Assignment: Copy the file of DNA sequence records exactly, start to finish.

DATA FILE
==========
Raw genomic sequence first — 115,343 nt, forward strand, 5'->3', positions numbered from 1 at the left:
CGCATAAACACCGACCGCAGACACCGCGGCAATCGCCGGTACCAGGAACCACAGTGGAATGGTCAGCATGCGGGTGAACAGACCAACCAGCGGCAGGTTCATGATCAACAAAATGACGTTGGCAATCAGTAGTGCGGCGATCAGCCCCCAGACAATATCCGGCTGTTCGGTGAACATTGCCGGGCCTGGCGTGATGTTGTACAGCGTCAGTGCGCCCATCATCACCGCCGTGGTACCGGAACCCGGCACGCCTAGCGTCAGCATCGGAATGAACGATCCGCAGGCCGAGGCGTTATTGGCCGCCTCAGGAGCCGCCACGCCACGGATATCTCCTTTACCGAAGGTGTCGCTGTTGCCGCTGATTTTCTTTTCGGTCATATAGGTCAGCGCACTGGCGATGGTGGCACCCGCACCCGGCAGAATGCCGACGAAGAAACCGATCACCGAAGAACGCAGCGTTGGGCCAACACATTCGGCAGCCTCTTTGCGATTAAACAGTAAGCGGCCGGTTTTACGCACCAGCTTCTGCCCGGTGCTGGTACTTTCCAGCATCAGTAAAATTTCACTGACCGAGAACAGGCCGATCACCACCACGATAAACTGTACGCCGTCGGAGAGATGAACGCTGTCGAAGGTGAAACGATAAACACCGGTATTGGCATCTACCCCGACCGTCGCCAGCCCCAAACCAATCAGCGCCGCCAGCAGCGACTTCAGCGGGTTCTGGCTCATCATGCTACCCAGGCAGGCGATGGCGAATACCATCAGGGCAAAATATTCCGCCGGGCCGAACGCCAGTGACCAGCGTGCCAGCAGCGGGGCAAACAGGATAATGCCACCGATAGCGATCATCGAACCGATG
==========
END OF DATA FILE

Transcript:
Raw genomic sequence first — 115,343 nt, forward strand, 5'->3', positions numbered from 1 at the left:
CGCATAAACACCGACCGCAGACACCGCGGCAATCGCCGGTACCAGGAACCACAGTGGAATGGTCAGCATGCGGGTGAACAGACCAACCAGCGGCAGGTTCATGATCAACAAAATGACGTTGGCAATCAGTAGTGCGGCGATCAGCCCCCAGACAATATCCGGCTGTTCGGTGAACATTGCCGGGCCTGGCGTGATGTTGTACAGCGTCAGTGCGCCCATCATCACCGCCGTGGTACCGGAACCCGGCACGCCTAGCGTCAGCATCGGAATGAACGATCCGCAGGCCGAGGCGTTATTGGCCGCCTCAGGAGCCGCCACGCCACGGATATCTCCTTTACCGAAGGTGTCGCTGTTGCCGCTGATTTTCTTTTCGGTCATATAGGTCAGCGCACTGGCGATGGTGGCACCCGCACCCGGCAGAATGCCGACGAAGAAACCGATCACCGAAGAACGCAGCGTTGGGCCAACACATTCGGCAGCCTCTTTGCGATTAAACAGTAAGCGGCCGGTTTTACGCACCAGCTTCTGCCCGGTGCTGGTACTTTCCAGCATCAGTAAAATTTCACTGACCGAGAACAGGCCGATCACCACCACGATAAACTGTACGCCGTCGGAGAGATGAACGCTGTCGAAGGTGAAACGATAAACACCGGTATTGGCATCTACCCCGACCGTCGCCAGCCCCAAACCAATCAGCGCCGCCAGCAGCGACTTCAGCGGGTTCTGGCTCATCATGCTACCCAGGCAGGCGATGGCGAATACCATCAGGGCAAAATATTCCGCCGGGCCGAACGCCAGTGACCAGCGTGCCAGCAGCGGGGCAAACAGGATAATGCCACCGATAGCGATCATCGAACCGATG